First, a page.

Radial-Arm Saw Cutting Technique
I have a very heavy old Dewalt 14" and like you, I use it strictly for rough crosscut. The heaviness of the saw makes it less prone to climbing. One thing I always do to set up a radial arm saw that helps prevent climbing and also makes the saw safer is attach a weight to the saw carriage. I am always nervous that a radial arm saw will creep forward and try to trim my fingernails, so I take something heavy like an old sash weight or two and attach it to a steel cable. I run the cable up the wall behind the saw and through a pulley attached to the wall at the right spot and then fasten to the back of the saw carriage. This arrangement makes it harder to pull the saw forward, thereby reducing the tendency to climb, and then the weight makes it easier to push the saw back behind the fence after the cut.
From contributor R:
I use a 14'' Maggi for every crosscut in my shop. It will cut squarer than plywood comes from the plywood mill. You need to get a negative hook blade, made just for a RAS, not a 12'' blade that goes on a mitre saw. The wrong blade will make it climb on top of the wood, warping the arm. If an industrial grade RAS has never been abused, misused, or accidentally damaged, and is set up properly, it is a valuable machine. It takes squaring arm to fence, then blade to arm, then blade 90 degrees off table top, sometimes shimming the guide rails inside the arm. If the rails are straight, it will cut straight. And the proper blade is important. Anyone bad mouthing an RAS is just showing that a piece of cast iron is smarter than he is. -2 degrees to a -7 degree blade should get you sawing.
From contributor M:
Ditto to the above. We also have a Maggi 14" with a 24" cut capacity, which we use to cut our door panels to size. Prior to getting our Whirlwind upcut saw, everything that needed to be cross cut was done on the Maggi. No special setup is needed, so it is always ready to cut. I could not see using a sled on a table saw. We have never used any kind of special blade. I will have to try the negative hook blade as suggested. As a matter of fact, one of the three pieces of equipment I started with was a Craftsman RAS. I later realized what a piece of junk it was, but it sure made do for a time.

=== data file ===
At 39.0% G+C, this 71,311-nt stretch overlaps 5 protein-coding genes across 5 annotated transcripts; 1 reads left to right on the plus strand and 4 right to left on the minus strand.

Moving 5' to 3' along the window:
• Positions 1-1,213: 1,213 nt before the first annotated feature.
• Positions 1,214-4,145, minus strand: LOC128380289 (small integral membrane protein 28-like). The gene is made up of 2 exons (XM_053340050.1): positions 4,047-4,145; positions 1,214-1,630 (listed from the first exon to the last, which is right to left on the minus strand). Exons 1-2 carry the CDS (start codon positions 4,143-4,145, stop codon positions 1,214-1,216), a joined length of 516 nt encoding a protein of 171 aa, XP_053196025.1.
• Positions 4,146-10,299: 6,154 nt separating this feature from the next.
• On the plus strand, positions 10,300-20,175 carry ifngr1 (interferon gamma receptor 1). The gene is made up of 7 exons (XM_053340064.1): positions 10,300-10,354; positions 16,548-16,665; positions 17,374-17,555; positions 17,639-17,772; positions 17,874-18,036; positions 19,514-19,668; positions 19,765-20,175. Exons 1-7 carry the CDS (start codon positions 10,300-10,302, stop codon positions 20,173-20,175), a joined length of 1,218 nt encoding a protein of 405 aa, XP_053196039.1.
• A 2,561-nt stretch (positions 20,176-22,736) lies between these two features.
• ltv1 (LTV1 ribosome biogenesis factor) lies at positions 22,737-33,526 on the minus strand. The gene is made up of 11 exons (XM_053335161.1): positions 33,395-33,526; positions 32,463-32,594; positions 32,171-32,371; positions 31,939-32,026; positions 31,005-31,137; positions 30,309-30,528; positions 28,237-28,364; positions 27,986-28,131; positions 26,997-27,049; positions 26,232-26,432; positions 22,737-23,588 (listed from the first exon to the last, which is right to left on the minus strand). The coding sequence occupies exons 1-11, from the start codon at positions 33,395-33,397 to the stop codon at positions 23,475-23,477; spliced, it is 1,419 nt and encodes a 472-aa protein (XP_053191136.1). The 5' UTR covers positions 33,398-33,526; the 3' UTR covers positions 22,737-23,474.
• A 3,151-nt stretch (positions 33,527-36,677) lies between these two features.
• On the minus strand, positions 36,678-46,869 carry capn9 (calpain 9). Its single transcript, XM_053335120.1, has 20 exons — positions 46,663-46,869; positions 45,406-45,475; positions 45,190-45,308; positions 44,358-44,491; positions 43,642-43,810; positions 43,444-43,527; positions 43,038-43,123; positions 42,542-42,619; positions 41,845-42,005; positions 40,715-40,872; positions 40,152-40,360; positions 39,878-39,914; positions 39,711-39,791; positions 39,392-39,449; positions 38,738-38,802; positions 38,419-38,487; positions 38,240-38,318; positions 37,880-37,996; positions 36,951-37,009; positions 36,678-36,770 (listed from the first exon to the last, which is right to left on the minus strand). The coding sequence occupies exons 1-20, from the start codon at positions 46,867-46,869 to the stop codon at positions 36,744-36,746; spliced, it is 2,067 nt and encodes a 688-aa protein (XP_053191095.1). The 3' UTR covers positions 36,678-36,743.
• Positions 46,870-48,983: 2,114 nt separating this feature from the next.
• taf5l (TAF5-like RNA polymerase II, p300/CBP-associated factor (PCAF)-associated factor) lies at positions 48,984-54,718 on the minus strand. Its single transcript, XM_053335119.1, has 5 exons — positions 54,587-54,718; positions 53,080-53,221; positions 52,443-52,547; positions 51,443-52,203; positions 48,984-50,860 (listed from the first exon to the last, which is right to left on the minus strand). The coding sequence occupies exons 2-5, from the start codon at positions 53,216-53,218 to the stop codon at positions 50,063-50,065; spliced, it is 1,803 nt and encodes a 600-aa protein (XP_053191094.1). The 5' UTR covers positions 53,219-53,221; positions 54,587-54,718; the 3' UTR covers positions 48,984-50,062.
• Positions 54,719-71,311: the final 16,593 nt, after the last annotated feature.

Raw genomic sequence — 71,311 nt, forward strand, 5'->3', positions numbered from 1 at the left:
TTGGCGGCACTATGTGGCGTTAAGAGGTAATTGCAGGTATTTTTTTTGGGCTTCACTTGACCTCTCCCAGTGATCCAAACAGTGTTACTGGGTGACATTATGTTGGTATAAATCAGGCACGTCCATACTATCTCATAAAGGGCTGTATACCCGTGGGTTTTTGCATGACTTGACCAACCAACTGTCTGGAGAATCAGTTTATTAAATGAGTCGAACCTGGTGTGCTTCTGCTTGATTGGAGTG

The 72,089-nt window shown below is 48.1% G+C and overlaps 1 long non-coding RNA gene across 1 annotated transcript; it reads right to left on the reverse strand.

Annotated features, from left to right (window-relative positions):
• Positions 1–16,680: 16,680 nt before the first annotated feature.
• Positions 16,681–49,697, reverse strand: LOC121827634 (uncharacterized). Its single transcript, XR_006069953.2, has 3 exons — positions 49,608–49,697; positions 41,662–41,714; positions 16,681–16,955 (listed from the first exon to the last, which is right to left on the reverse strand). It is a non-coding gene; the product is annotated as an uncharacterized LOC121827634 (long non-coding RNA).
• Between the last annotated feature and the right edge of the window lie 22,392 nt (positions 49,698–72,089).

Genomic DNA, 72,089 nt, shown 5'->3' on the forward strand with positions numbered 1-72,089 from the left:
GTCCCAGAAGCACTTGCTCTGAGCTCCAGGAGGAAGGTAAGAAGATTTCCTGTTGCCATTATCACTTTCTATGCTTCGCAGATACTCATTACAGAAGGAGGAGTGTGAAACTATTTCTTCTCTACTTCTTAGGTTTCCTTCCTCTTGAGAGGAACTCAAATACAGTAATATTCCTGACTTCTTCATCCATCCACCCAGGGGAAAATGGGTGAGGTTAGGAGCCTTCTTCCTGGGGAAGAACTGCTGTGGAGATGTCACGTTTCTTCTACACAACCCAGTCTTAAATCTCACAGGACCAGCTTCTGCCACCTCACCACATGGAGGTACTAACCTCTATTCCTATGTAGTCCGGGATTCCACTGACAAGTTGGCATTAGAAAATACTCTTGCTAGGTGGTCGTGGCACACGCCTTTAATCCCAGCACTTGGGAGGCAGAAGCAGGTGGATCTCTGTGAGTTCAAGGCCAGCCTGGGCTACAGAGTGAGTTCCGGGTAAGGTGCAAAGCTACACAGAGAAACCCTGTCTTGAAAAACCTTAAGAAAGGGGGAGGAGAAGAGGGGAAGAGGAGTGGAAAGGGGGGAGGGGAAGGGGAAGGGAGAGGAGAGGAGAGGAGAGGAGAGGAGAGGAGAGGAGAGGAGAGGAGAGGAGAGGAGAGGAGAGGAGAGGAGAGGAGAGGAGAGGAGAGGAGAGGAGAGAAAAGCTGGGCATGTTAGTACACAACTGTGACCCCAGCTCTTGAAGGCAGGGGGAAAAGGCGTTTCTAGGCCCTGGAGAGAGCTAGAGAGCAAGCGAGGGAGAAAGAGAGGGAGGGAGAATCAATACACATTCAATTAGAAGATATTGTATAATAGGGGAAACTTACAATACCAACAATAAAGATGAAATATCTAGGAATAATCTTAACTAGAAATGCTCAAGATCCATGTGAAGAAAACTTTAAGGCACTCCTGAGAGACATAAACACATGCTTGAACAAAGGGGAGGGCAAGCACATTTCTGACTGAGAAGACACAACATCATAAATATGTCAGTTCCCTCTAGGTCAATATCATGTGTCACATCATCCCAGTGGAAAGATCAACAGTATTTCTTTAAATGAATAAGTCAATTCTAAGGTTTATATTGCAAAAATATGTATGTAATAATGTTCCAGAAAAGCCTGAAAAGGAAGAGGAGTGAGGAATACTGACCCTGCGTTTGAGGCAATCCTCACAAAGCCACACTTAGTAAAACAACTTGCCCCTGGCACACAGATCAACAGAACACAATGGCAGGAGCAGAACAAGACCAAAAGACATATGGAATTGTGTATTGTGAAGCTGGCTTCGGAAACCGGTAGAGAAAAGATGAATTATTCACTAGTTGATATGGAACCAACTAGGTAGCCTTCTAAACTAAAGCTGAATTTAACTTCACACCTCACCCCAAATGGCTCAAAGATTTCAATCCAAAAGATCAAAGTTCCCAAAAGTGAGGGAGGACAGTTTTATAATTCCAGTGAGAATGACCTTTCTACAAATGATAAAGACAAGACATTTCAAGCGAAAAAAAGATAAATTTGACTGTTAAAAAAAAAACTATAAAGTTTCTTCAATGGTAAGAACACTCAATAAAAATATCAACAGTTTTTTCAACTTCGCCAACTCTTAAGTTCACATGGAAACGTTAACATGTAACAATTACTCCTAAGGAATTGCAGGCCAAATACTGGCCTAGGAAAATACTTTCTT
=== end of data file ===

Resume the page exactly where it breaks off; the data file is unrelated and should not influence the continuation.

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Comment from contributor D:
In my opinion one should never use a pushing movement back through the stock and against the direction of blade rotation. There are two important safety reasons for this. First, the blade will tend to lift the front of the stock off the table and possibly throwing it into the blade. Second, if the blade hits a hard spot in the wood it can kick back powerfully and suddenly push the motor back at the operator. Both these dangers far, far outweigh the rare possibility of the blade "climbing" through the wood on a normal pull-cut. Further, if on a normal cut the blade does try to climb it forces the yoke upwards against the radial arm which in most instances will stall the blade before if moves very far towards the operator.
I've used a 10" Craftsman cast iron RAS for over 30 years and only had one or two instances where the yoke tried to "climb" - and neither was too harrowing. The key to any RAS is ensuring it's accurately set up in the first place, and regularly checked. This will, in nearly all cases, ensure the saw can be used safely and accurately.
Comment from contributor A:
The radial arm saw if accurately set up and properly used can be one of the most accurate and versatile tools in the workshop. If you find the tool has a tendency to 'climb' onto your stock a few items to look into would be; too fast of a feed rate, a worn or damaged blade, a yoke assembly that is out of square or worn motor shaft bearings. All of these items are easily remedied in a short period of time. Take time to set up a precision tool properly and it will do a lot of precise work for you for many years. I have an older model 10" Craftsman with a few accessories and would not part with it.
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